G.W.M. Reynolds & Me

A new post for the G.W.M. Reynolds Society

As a child, I possessed a morbid passion for nineteenth century gothic literature. I had inherited this trait from my mother, a Catholic turned Spiritualist with a taste for true crime and horror film and fiction. My parents had me late in life and my grandparents were all born towards the end of the reign of Victoria. I was thus always dimly aware of the name ‘G.W.M. Reynolds’ through not only the New English Library anthologies of out-of-copyright Victoriana which I sought out compulsively in second-hand shops, but from my extended family’s own hoard of dusty nineteenth century novels and periodicals.

Years later, as a postgrad at the University of East Anglia in the 90s, I was able to study Reynolds more seriously as part of a doctorate on then critically neglected nineteenth century novelists and journalists. (This ultimately turned into my equally neglected critical biography of W.H. Ainsworth, the author of RookwoodThe Tower of London and the controversial Jack Sheppard.) I was fascinated by jobbing writers and penny-a-liners, particularly if, like Ainsworth and Reynolds, they fell foul of the literary elite, especially Dickens. As a working-class student, I also found Reynolds’s politics extremely relatable, while loving his visceral urban gothic. And back then you couldn’t read his work online via the Hathi Trust; you had to actively seek it out in specialist libraries and antiquarian bookshops. One of my prize possessions remains an original bound edition of the first volume of The Mysteries of the Court, the most expensive book I have ever bought, just to see how it differed from The Mysteries of London.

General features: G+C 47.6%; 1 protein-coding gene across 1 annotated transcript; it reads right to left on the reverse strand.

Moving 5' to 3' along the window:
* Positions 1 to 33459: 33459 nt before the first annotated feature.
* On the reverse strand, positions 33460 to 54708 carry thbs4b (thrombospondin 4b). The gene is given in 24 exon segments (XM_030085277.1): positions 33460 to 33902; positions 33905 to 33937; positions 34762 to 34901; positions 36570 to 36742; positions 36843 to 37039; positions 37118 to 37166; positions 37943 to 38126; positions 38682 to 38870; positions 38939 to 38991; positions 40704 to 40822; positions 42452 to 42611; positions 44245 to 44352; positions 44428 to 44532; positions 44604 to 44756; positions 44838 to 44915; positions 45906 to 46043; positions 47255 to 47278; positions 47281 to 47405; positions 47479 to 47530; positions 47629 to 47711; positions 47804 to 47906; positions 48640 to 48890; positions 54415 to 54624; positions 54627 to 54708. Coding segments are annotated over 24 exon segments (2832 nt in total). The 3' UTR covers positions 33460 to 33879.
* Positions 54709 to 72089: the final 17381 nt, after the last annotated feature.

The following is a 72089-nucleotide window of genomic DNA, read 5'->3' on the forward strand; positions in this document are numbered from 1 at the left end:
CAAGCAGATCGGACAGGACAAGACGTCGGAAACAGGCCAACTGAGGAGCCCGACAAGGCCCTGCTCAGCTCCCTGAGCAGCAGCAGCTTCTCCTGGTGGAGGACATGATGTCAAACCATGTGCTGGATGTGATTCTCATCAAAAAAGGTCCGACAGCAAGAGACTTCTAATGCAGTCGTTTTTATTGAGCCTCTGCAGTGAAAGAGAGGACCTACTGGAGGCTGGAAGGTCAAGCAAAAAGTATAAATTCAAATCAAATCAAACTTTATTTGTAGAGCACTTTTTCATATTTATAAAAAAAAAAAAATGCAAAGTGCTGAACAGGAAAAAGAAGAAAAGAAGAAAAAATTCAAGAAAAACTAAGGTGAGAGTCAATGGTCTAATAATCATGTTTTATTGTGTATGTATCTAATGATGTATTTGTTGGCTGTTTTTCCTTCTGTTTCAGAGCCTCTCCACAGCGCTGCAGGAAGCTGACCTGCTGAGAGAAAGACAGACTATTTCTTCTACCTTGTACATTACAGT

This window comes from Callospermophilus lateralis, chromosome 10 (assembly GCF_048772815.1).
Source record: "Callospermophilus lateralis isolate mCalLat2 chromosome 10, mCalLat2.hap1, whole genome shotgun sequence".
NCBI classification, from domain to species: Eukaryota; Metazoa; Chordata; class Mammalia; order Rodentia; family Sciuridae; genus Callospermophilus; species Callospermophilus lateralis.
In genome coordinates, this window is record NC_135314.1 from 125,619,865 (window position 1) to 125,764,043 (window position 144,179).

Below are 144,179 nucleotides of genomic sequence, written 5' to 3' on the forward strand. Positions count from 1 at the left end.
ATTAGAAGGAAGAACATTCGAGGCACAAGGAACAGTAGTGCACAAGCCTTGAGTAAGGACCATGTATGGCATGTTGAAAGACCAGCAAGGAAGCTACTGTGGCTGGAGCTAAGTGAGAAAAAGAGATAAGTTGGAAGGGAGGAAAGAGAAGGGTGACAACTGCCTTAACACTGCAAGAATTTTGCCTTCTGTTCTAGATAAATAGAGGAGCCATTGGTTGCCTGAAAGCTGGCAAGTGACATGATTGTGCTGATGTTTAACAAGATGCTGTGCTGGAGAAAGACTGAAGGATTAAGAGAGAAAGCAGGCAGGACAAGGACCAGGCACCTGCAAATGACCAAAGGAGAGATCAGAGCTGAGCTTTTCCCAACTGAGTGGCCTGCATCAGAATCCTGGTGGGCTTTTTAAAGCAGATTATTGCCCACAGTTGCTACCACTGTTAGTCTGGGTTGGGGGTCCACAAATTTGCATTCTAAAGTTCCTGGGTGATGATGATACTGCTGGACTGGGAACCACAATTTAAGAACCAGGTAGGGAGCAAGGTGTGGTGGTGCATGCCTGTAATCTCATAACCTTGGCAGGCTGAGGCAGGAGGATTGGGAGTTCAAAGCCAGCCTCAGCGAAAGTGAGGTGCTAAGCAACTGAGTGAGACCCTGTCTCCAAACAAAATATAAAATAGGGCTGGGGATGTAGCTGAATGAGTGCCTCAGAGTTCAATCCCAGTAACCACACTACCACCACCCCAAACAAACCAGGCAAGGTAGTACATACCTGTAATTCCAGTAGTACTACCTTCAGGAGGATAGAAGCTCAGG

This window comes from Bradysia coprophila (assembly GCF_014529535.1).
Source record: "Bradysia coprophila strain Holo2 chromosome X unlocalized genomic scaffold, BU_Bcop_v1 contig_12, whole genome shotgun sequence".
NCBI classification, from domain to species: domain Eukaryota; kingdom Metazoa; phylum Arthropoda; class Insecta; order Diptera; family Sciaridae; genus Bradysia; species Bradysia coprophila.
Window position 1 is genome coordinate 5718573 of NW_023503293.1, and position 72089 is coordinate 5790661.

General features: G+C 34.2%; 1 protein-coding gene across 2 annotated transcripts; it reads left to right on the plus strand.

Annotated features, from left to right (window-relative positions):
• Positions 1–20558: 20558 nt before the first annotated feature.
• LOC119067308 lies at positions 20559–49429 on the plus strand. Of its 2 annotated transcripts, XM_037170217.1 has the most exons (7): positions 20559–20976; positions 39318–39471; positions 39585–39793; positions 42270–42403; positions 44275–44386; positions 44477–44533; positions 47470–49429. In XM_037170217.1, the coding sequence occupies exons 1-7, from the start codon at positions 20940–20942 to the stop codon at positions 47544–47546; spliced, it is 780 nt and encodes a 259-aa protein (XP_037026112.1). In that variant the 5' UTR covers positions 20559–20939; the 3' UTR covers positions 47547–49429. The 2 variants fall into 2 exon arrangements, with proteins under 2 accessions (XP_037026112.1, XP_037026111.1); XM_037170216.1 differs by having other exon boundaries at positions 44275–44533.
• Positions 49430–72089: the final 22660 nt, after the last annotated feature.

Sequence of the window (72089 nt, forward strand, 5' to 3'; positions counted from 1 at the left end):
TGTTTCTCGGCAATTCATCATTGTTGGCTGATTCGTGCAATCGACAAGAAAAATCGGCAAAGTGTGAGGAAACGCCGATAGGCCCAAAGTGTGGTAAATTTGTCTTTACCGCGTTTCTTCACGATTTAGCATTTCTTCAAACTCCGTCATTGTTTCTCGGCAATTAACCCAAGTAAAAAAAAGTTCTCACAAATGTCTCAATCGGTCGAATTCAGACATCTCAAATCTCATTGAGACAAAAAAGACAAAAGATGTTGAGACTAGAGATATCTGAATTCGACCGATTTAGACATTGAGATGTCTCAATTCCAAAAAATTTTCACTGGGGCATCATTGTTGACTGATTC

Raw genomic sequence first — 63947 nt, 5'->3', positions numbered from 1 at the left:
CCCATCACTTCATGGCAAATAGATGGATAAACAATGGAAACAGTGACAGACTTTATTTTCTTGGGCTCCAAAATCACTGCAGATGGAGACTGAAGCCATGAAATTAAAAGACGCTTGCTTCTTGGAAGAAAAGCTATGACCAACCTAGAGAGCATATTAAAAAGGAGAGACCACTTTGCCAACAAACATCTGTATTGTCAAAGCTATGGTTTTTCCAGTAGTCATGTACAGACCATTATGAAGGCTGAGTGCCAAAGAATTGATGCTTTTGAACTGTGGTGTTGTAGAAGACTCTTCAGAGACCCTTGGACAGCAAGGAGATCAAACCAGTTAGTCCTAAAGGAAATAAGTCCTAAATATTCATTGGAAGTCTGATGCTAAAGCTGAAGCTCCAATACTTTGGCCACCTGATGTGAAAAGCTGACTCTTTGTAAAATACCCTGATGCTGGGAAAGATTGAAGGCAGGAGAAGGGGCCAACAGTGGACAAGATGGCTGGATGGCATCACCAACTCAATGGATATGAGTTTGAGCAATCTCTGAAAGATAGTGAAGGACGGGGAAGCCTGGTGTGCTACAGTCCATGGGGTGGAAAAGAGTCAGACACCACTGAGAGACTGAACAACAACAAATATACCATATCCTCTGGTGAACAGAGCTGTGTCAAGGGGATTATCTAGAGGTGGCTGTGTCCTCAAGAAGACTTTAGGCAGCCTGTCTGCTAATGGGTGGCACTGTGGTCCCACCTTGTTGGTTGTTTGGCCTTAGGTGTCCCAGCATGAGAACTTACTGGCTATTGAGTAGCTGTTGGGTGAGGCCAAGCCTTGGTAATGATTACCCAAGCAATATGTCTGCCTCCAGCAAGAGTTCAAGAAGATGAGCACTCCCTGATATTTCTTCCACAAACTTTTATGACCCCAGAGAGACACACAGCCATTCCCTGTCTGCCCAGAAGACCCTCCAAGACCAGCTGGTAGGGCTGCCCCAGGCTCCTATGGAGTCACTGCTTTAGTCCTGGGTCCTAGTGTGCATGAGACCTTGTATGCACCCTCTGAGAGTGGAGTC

I started teaching Reynolds at UEA as part of an undergraduate literary history course called ‘The 19th Century Underworld’ (which I finally turned into a book a couple of years back), and met other Reynolds scholars, most notably Professors Louis James and Anne Humpherys, at the G.W.M. Reynolds: Popular Culture, Literature & Radicalism in the Nineteenth Century Conference at the University of Birmingham in 2000. There was much exited talk about turning the papers into a book, and this became G.W.M. Reynolds & Nineteenth-Century British Society, edited by Anne and Louis, to which I contributed an essay on The Mysteries of London and underworld slang, also writing the Reynolds entry for The Literary Encyclopedia on the back of the research.

More recently, now what my wife calls ‘a recovering academic’ working in publishing, I started to put my old essays and lectures online, partly to reach a wider audience but largely for my own amusement. The process of revisiting these pieces and editing them in a blog format coincided with my first serious attempt at a historical novel, notionally about the wreck of the troopship Birkenhead, called Shark Alley. Once more inspired by the energetic and frequently tragic hacks of the early-to-mid-nineteenth century, I realised my protagonist was not, as first conceived, a young Irish redcoat at all, but a jaded journalist and failed novelist with Chartist and Marxist leanings travelling on the doomed ship as a special correspondent…

To read the full post please click here.

For a biographical profile of Reynolds by yours truly please click here.

And you can find my essay from G.W.M. Reynolds & Nineteenth-Century British Society here.

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